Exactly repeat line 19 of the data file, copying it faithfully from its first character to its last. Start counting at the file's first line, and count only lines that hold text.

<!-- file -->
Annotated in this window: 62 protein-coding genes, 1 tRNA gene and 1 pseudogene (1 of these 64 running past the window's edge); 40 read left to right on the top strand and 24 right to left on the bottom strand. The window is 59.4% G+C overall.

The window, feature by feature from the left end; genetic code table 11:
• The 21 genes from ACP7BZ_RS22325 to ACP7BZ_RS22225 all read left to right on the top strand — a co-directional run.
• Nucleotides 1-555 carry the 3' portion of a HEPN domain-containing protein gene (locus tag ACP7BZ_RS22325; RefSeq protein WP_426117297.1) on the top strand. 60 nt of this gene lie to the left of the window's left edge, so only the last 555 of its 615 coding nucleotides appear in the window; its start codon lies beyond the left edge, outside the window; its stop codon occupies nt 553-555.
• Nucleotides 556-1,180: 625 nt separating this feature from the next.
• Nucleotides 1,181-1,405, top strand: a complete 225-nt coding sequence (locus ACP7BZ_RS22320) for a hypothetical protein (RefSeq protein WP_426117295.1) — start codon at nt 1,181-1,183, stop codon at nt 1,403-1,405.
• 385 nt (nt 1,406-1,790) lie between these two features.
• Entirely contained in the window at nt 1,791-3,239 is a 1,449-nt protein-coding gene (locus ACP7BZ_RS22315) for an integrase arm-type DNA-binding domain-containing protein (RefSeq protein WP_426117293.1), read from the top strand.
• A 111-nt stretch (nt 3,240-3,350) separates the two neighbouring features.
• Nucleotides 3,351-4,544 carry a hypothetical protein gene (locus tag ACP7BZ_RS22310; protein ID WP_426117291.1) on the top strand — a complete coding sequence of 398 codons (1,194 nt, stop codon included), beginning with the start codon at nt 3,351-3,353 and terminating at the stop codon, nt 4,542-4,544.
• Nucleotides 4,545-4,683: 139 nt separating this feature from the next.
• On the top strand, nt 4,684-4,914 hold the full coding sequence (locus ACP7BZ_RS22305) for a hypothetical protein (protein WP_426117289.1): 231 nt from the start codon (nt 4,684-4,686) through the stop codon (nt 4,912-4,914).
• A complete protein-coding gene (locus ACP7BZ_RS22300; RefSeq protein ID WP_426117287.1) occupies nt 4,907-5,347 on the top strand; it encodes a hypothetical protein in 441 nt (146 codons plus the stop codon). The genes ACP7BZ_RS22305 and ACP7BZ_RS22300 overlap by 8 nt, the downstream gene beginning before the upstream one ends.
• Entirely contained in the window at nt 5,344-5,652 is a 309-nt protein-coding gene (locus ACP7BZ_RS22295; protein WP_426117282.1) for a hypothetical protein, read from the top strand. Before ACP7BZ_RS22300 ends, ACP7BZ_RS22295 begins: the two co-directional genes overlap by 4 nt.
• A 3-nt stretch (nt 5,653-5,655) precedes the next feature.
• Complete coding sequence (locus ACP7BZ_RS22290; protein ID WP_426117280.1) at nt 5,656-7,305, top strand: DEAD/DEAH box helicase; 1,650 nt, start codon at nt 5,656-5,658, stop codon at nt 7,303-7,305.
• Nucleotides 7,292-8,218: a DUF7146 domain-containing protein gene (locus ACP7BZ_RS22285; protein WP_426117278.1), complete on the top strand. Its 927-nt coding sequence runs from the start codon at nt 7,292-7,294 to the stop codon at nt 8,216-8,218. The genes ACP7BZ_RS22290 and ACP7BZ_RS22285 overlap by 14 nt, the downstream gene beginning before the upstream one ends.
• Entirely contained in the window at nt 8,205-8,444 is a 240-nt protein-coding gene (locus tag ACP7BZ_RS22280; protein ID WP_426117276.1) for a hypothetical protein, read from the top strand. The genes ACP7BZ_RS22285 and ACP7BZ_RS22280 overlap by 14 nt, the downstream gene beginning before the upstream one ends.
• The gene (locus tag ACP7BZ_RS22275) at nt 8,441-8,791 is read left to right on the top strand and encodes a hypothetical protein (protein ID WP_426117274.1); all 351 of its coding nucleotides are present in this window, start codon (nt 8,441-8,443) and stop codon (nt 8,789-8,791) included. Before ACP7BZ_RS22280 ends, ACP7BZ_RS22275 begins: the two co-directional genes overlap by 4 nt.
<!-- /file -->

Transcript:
• The gene (locus tag ACP7BZ_RS22275) at nt 8,441-8,791 is read left to right on the top strand and encodes a hypothetical protein (protein ID WP_426117274.1); all 351 of its coding nucleotides are present in this window, start codon (nt 8,441-8,443) and stop codon (nt 8,789-8,791) included. Before ACP7BZ_RS22280 ends, ACP7BZ_RS22275 begins: the two co-directional genes overlap by 4 nt.